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Six key takeaways from Biden's final State of the Union before the 2024 election

The president leaned in on themes that will play prominently on the campaign trail, including immigration, abortion and democracy.
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WASHINGTON — President Joe Biden delivered the final State of the Union of his first term on Thursday, a speech packed with 2024 campaign themes and contrasts he plans to highlight in the eight months before Americans decide whether to give him — or Donald Trump — four more years in the White House.

Biden comes into the speech with an exceptionally low approval rating of 37%, according to recent NBC News polling. That's lower than the approval rating of his predecessors Trump in 2020 (46%), Barack Obama in 2012 (48%), George W. Bush in 2004 (54%) and Bill Clinton in 1996 (46%) in January of their re-election bid years.

"The state of our union is strong and getting stronger," Biden said.

Here are six key takeaways from his speech.

Confronting Trump and the GOP about Jan. 6

Biden didn't take long to zero in on one of his central campaign themes: protecting American democracy. And he looked at Republicans in the crowd and confronted them.

"The insurrectionists were not patriots. My predecessor — and some of you here — seek to bury the truth about Jan. 6. I will not do that," he said. "This is the moment to speak the truth... Here's the simple truth. You can't love your country only when you win."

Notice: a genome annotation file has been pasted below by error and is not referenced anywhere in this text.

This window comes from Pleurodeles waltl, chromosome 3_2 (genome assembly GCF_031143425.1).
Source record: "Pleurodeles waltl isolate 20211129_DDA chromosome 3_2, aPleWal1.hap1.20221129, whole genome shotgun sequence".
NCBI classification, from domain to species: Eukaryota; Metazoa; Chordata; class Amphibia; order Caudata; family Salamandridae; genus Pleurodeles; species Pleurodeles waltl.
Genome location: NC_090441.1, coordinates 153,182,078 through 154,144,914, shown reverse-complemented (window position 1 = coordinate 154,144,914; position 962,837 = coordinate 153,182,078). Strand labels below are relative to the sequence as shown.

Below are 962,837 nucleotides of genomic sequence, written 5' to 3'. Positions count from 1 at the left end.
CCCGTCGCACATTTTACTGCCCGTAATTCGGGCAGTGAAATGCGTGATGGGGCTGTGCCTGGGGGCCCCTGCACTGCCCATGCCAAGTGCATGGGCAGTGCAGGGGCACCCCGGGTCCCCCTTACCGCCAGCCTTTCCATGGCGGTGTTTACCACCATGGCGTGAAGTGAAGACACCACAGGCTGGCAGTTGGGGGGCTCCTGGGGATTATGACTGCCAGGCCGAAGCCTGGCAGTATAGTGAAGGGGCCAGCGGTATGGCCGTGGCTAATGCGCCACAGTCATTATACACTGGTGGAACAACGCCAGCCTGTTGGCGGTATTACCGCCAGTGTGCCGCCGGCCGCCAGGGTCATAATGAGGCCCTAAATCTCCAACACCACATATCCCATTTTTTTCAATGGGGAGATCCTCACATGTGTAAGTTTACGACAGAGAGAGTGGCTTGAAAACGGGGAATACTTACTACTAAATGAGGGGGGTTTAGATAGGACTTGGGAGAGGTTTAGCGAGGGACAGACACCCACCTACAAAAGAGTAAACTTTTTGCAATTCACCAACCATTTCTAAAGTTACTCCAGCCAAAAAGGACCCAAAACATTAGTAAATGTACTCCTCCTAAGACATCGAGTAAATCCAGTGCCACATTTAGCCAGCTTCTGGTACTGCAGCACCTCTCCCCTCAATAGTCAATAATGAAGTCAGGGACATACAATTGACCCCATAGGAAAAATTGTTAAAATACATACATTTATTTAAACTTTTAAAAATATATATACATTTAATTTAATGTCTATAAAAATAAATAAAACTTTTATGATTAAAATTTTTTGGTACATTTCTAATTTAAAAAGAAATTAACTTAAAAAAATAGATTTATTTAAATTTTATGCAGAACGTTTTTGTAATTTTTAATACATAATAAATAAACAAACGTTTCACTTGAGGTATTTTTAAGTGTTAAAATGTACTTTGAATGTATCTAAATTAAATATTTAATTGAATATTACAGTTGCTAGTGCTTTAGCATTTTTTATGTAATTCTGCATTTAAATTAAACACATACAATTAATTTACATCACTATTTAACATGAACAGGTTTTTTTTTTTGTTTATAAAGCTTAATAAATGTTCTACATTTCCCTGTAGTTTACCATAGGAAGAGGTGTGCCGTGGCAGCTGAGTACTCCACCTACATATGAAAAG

"As president, my predecessor failed the most basic presidential duty that he owes to American people: The duty to care," he said. "I think that's unforgivable."

Seeking to claim the mantle of foreign policy hawkishness, Biden also pitted President Ronald Reagan's famous "tear down this wall" line against Trump's recent promise to let Russia "do whatever the hell they want" to European countries that don't pay their dues to NATO.

"My message to President Putin, who I've known for a long time, is simple. We will not walk away. We will not bow down. I will not bow down," Biden said. "In a literal sense, history is watching."

Later, he touted his legislative achievements to make the U.S. less reliant on China. "Frankly for all his tough talk on China, it never occurred to my predecessor to do any of that."

A sharper message on legalizing abortion

"In its decision to overturn Roe v. Wade the Supreme Court majority wrote, 'Women are not without electoral or political power.' Clearly those bragging about overturning Roe v. Wade have no clue about the power of women in America," Biden said as several justices who wrote the Dobbs decision watched. "If you the American people send me a Congress that supports the right to choose, I promise you, I will restore Roe v. Wade as the law of the land again."

He took on Republicans and Trump directly, saying that "many of you in this chamber — and my predecessor — are promising to pass a national ban on abortion" that could amount to "forcing survivors of rape and incest" to carry the pregnancy to term.

What Biden didn't specify was that if Republicans hold control if either chamber, it's a lost cause. At a minimum, codifying abortion rights nationwide would require a Democratic trifecta and 50 votes to pierce the Senate’s 60-vote filibuster rule. Biden is betting heavily that a backlash to the GOP's success at overturning Roe v. Wade and attempts to restrict abortion will yield Democratic votes.

A confrontation with Rep. Marjorie Taylor Greene

The most regular shouter was the far-right Rep. Marjorie Taylor Greene, R-Ga., who yelled “Laken Riley!” as Biden discussed immigration.

Riley's murder has been taken up by conservatives pushing for stricter immigration policies. The 22-year-old woman was killed while jogging at the University of Georgia last month; an undocumented immigrant has been charged with her murder.